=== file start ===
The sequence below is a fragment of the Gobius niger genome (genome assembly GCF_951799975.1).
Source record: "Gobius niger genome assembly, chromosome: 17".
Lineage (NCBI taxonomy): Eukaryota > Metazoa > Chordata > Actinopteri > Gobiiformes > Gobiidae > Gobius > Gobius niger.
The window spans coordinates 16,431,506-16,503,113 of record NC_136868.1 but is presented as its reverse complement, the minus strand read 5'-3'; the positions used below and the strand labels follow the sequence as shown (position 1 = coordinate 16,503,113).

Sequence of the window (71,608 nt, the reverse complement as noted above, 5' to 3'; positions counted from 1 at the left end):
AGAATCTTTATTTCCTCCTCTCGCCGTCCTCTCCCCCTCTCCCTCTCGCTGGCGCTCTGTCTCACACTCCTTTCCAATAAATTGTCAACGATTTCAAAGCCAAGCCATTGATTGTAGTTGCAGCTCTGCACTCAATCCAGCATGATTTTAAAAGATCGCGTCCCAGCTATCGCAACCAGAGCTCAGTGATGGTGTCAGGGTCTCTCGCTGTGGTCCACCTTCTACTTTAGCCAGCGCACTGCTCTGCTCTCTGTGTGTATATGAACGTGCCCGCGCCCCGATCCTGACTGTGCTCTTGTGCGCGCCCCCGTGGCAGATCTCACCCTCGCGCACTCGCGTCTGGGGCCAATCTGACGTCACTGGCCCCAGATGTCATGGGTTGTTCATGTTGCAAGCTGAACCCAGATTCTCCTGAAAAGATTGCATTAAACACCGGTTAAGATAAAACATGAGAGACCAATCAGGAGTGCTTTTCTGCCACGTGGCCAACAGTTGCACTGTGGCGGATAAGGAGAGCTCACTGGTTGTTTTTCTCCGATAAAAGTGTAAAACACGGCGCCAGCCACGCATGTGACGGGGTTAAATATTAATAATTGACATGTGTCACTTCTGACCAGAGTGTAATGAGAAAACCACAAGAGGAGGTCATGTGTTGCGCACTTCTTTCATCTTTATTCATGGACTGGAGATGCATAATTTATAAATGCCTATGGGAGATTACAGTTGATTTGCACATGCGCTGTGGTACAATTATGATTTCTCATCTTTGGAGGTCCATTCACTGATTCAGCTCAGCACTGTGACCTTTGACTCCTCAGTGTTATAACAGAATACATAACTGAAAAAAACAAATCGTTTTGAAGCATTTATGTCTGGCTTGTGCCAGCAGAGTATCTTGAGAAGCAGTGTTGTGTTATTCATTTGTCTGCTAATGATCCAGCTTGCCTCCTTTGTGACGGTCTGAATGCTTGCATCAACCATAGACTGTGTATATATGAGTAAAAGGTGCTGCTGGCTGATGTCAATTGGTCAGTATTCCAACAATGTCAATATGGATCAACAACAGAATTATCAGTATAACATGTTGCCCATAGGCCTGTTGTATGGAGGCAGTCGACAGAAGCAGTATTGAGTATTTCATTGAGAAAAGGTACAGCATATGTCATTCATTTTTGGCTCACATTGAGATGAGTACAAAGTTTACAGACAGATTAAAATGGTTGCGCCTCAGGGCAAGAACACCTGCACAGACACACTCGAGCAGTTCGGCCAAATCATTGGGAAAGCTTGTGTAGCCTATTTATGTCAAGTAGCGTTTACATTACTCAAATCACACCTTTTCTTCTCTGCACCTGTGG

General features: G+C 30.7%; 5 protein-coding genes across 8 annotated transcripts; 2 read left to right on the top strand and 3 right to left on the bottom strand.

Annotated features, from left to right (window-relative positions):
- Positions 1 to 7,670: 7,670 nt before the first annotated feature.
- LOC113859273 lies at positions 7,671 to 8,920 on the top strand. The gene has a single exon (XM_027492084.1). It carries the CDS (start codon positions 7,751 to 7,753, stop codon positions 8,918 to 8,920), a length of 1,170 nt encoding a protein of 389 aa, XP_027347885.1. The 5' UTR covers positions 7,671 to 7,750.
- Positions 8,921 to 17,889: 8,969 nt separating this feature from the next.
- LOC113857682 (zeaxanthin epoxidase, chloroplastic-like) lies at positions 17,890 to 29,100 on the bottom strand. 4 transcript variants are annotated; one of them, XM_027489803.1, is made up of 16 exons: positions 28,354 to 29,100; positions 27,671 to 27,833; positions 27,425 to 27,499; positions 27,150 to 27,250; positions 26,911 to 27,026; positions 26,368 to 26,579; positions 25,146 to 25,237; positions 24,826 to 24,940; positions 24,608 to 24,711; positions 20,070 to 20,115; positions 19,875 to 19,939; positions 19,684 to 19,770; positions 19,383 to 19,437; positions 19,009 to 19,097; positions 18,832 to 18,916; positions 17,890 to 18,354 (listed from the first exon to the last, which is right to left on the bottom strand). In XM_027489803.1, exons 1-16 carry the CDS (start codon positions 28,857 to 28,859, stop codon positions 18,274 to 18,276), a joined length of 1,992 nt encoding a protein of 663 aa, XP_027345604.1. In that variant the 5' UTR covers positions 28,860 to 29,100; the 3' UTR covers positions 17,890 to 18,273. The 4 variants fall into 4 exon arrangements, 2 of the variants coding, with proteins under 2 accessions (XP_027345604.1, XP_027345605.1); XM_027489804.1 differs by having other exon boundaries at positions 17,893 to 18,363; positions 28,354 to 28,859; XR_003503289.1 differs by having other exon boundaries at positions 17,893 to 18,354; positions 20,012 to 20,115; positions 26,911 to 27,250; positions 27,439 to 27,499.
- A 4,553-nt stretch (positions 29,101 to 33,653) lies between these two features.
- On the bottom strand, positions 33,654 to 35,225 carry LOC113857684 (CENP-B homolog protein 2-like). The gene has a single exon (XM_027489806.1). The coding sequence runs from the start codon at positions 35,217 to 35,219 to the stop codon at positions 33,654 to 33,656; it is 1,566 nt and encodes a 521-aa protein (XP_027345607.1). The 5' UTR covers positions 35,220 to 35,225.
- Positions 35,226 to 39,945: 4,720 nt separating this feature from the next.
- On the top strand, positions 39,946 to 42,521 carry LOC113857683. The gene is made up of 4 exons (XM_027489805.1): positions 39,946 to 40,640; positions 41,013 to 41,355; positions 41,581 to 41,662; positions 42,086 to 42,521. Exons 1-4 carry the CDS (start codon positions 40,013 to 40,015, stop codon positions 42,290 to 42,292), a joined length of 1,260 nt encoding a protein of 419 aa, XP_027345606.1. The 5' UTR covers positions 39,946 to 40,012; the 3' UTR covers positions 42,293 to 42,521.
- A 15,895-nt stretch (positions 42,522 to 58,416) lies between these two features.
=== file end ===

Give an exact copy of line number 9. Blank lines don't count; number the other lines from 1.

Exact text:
- Positions 1 to 7,670: 7,670 nt before the first annotated feature.